552nd Air Control Wing showcases Agile Combat Employment at Agile Thunder 22-02

  • Published
  • By Meagan Hannon
  • 552nd Air Control Wing

The 552nd Air Control Wing recently concluded Agile Thunder 22-02, a multi-wing, multi-location exercise to test operational readiness and agility. The exercise was conducted under various constraints enacted by the Inspector General within a limited timeframe, in an effort to meet the 552 ACW commander’s performance intent, and group commanders’ readiness objectives.  

This iteration of the exercise focused on E-3 Sentry aircraft employment, and included the 552 ACW’s geographically separated unit at Mountain Home AFB. The Air Combat Command’s IG, as well as local IG teams, were at the 552 ACW at Tinker AFB to evaluate exercise execution. 

Col. Keven Coyle, commander of the 552 ACW spoke about the multi-faceted exercise, stating: “This was the largest generation and employment exercise in the last 20 years, where we incorporated the complexities of employing Agile Combat support elements, utilized multi-capable airmen, and executed dynamic force employment concepts of the E-3G DRAGON.”

Phase one consisted of partnering with the 72nd Logistics Readiness Squadron to pack and assemble cargo in chalks, and preparing equipment and personnel for deployment to “Base X.”

“The 72nd Air Base Wing played a key role in getting the 552 ACW out the door during phase one, the ‘Generation Phase’,” said Maj. Winston Jean-Pierre, director of exercises for the 552 ACW IG. “For the first time in a great while, we had 72nd Security Forces combine with 552 ACW maintenance, aircrew and flight equipment personnel for real-world flying on the E-3 during the phase one fly-off. This was integral in exercising defense and ground support of the E-3 during phase two.”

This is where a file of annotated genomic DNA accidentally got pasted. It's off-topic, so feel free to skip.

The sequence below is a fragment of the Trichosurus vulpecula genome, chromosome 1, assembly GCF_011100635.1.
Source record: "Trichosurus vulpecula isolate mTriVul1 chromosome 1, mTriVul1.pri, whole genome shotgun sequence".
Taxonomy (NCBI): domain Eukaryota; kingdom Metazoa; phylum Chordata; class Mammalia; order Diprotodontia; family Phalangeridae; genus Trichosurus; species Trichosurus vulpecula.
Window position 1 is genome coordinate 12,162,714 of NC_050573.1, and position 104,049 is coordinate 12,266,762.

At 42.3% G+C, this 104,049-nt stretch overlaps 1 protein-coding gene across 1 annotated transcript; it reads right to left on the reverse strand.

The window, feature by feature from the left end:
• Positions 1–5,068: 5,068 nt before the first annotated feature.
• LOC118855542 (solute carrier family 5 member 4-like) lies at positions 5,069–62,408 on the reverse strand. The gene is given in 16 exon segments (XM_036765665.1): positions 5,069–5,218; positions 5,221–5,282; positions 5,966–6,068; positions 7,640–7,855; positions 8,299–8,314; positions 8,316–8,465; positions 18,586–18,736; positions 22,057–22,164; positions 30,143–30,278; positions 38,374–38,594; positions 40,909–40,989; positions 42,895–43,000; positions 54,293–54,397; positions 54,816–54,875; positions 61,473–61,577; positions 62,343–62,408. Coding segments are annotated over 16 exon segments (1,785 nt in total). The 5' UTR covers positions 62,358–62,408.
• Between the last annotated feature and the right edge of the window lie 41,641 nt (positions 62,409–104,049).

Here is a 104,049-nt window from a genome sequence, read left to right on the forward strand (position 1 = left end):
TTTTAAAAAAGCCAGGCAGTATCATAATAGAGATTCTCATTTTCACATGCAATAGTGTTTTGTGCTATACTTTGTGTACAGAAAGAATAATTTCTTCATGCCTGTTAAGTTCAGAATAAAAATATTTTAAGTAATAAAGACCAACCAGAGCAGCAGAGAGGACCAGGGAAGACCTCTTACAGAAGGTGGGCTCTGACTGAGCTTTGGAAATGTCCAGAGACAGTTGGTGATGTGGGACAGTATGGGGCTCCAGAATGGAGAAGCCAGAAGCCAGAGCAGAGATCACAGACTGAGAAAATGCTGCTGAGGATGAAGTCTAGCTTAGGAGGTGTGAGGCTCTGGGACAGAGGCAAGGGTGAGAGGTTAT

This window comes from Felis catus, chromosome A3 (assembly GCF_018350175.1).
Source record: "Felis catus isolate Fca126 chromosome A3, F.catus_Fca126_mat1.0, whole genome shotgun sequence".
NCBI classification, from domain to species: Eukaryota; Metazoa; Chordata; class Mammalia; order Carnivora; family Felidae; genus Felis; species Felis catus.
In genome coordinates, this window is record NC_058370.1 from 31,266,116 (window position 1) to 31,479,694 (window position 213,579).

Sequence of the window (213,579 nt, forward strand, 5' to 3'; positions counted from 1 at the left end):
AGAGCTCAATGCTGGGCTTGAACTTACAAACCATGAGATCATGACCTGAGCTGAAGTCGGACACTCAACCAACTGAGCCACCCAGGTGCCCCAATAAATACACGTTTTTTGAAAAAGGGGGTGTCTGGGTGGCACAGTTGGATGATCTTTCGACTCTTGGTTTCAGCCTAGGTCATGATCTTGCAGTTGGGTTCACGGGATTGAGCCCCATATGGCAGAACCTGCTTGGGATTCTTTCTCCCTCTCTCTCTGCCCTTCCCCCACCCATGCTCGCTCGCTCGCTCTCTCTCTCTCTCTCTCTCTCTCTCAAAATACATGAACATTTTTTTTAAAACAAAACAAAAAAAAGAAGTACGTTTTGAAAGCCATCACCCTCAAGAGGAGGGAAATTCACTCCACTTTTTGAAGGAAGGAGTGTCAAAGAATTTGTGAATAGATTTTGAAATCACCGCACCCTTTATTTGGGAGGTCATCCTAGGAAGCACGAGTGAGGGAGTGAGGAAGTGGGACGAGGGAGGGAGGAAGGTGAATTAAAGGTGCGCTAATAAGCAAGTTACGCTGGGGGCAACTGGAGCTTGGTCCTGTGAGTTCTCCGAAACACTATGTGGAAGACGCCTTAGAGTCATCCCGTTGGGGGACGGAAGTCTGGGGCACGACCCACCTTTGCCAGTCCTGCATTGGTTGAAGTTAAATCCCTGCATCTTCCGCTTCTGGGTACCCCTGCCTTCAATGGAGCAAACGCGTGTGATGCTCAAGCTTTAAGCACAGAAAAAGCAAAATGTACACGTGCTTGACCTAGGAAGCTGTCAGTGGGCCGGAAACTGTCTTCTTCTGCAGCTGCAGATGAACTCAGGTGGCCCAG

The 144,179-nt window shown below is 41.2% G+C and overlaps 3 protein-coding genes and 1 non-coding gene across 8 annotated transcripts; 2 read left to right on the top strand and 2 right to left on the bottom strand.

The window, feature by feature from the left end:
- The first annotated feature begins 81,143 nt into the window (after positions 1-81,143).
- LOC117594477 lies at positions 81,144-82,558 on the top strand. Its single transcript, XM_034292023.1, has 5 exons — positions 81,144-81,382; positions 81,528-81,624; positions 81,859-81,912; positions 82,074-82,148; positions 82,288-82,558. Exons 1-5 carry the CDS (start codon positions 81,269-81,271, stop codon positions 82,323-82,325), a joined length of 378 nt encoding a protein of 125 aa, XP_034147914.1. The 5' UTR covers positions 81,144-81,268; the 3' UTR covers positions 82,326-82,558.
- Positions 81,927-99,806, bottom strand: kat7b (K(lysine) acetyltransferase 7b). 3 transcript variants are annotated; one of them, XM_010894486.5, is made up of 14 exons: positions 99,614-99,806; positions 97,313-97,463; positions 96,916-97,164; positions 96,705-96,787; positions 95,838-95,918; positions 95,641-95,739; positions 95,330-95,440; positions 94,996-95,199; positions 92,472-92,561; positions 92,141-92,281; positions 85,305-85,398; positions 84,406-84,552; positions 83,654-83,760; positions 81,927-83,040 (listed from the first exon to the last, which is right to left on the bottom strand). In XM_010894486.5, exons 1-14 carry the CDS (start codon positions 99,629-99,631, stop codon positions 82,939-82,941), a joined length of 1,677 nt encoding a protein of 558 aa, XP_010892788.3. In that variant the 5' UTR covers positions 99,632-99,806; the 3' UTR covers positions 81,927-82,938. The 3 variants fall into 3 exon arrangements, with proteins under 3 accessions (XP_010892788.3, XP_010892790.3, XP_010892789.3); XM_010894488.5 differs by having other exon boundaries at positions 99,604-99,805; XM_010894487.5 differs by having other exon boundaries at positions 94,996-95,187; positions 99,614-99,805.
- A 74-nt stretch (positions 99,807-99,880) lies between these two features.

Part of ACC’s overall Agile Combat Employment campaign is to disburse operational locations from larger condensed areas to smaller isolated locations. In phase two of this exercise, the 552 ACW did just that. 

Airmen performed this phase from multiple locations simultaneously. Simulated chemical attacks, various threats, changes in force protection conditions and actions associated with each, as well as redirection to a local airport were all incorporated into phase two.

Each step, in each phase of the exercise was graded by the IG offices. Jean-Pierre explained, “This is important because we have an aging fleet as well as a large cargo and personnel footprint. To be relevant in an agile combat employment environment, we need to reduce our cargo and personnel demands, increase the capability and reliability of our systems, as well as the readiness and competency of our airmen.”

He went on to say, “The only way we can learn the Wing's shortfalls is through rigorous exercises that identify areas to focus our training.”

It was challenging to execute in the high temps of one of Oklahoma City’s hottest summers while minimizing simulated portions of the exercise to demonstrate true readiness. Coyle stated, “This exercise highlighted the challenges associated with rapidly deploying large aircraft and crews, demonstrated the immense skill of our maintenance crews to generate these legacy aircraft, and energized concepts that will be fruitful as we compete in the global environment of the future.

“Exercising is critical to understanding our own short-comings and finding ingenious ways to overcome the fog and friction of executing Joint All Domain Command and Control initiatives with multi-capable airmen in new environments, under the pressure of time.  I was very impressed and immensely pleased with the Airmen of the 552 ACW, whose focus and perseverance were key to the success of this endeavor.”